Maurice van Tilburg Glimne (Amsterdam, Netherlands) has always been passionate about drawing and creating my own world. The art works he creates are based on personal reflections, the desire for expressive painting and a drive to continuously reinvent himself by exploring new concepts and techniques. The conceptual reflections are useful to deal with challenges in his ‘other’ role as a senior manager in the financial services industry.
The Hidden Sacrifice concept that is nominated at the Global Art Awards is like many of his concepts part of my personal learning; my meaningful journey. It relates to his exploration of the relationship between humans and animals - he says.
Tell us about your nominated art piece for the Global Art Awards?
Starting from a wonderment about the way animals and animal products are a normalised part of everyday consumption, I investigate drivers and patterns influencing my own and human behavior.
I use parchment as key material for the art works. Parchment has been the 'paper' used for some centuries now by monks and book copiers. Before actually starting the creation, I prepare the parchment in accordance with ancient rituals as described in religious literature like Quran and Bible. Once all preparation is done I paint, cut and burn the parchment until it has the right shape and form. The parchment objects are presented in ‘glass bell miniature worlds’, combined with other objects that were part of my journey.
The specific art work nominated is from the Hidden Sacrifice series and is called ‘Protective Mantles’.
How would you react if you win a Global Art Award at the Armani Dubai Burj Khalifa surrounded by international Press and the Elite from the Art World?
The Hidden Sacrifice series that is nominated finds its origin on reflections of the spiritual role of mankind on this planet. And these art works reference old religious books from the Middle East and more specifically the story of Abraham. So these art works to be rewarded at this exhibition would feel like a homecoming celebration.
What drives you?
My key objective is to become a more beautiful person. I use experiences of frustration, pressure and stress as signals of where I could learn important things about myself. It triggers my journey to learn more by reflecting and researching and it materialises through the creation of art works.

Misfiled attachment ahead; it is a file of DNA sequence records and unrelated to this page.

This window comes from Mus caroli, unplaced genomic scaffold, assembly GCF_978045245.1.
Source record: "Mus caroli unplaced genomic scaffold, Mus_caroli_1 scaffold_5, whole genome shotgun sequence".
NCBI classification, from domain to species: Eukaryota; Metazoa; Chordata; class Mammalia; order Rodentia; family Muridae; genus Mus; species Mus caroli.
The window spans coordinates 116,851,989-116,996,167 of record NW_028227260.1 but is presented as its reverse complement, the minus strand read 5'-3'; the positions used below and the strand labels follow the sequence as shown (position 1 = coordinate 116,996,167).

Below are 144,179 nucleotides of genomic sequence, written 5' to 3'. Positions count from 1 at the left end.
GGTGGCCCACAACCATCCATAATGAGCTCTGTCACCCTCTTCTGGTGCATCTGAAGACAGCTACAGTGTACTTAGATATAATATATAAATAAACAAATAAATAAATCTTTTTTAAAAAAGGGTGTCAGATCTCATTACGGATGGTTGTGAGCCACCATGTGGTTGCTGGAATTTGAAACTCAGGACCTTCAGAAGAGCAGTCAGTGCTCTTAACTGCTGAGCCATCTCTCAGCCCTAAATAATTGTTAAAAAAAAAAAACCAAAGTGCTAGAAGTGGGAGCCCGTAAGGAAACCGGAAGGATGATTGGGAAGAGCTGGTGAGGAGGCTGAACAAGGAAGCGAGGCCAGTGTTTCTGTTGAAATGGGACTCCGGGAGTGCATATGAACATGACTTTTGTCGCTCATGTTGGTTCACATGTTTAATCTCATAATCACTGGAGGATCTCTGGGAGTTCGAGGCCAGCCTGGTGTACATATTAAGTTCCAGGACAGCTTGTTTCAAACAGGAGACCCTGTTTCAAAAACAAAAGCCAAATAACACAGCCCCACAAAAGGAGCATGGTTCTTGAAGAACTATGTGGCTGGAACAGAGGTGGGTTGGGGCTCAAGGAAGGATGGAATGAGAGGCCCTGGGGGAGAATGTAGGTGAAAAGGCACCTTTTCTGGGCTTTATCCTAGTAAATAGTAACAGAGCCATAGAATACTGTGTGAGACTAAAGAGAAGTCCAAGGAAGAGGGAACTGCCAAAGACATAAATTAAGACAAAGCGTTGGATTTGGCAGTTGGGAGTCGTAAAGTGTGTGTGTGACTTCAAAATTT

What is your definition of art?
Art is both beauty and pity. It requires beauty as it is an aesthetic expression, where the artist uses craft to transform his or her feelings in appealing creations. But if art were only an appealing aesthetic effort to woo the audience it would be no more than good design. In order for it to be art it needs to be connected to the emotions, the ‘pain’ and the meaningful journey of the artist.
Nowadays distance between artist and audience is large, and development of art goes faster than the related knowledge of the art-lover. The question is if and how to bridge that increasing distance, especially when art aims to convey a certain message. This is why I wish to entice the viewer through my 'magic' objects, making them engage in an exploration to understand the meaning of the object. The stories of the objects are kept a secret to allow sufficient space for the viewer's imagination.
How do you deal with artist's block?
I travel a lot and I always bring small papers and a few pencils. With these I make small drawings. These quick drawings allow me to keep experimenting with new ideas and to keep building my palette of patterns and colors. The smallest of the drawings I give away as original business cards and the larger I post as street art for anyone to find. So basically I give the original drawings away which forces me to keep making new, and remain focused and productive.
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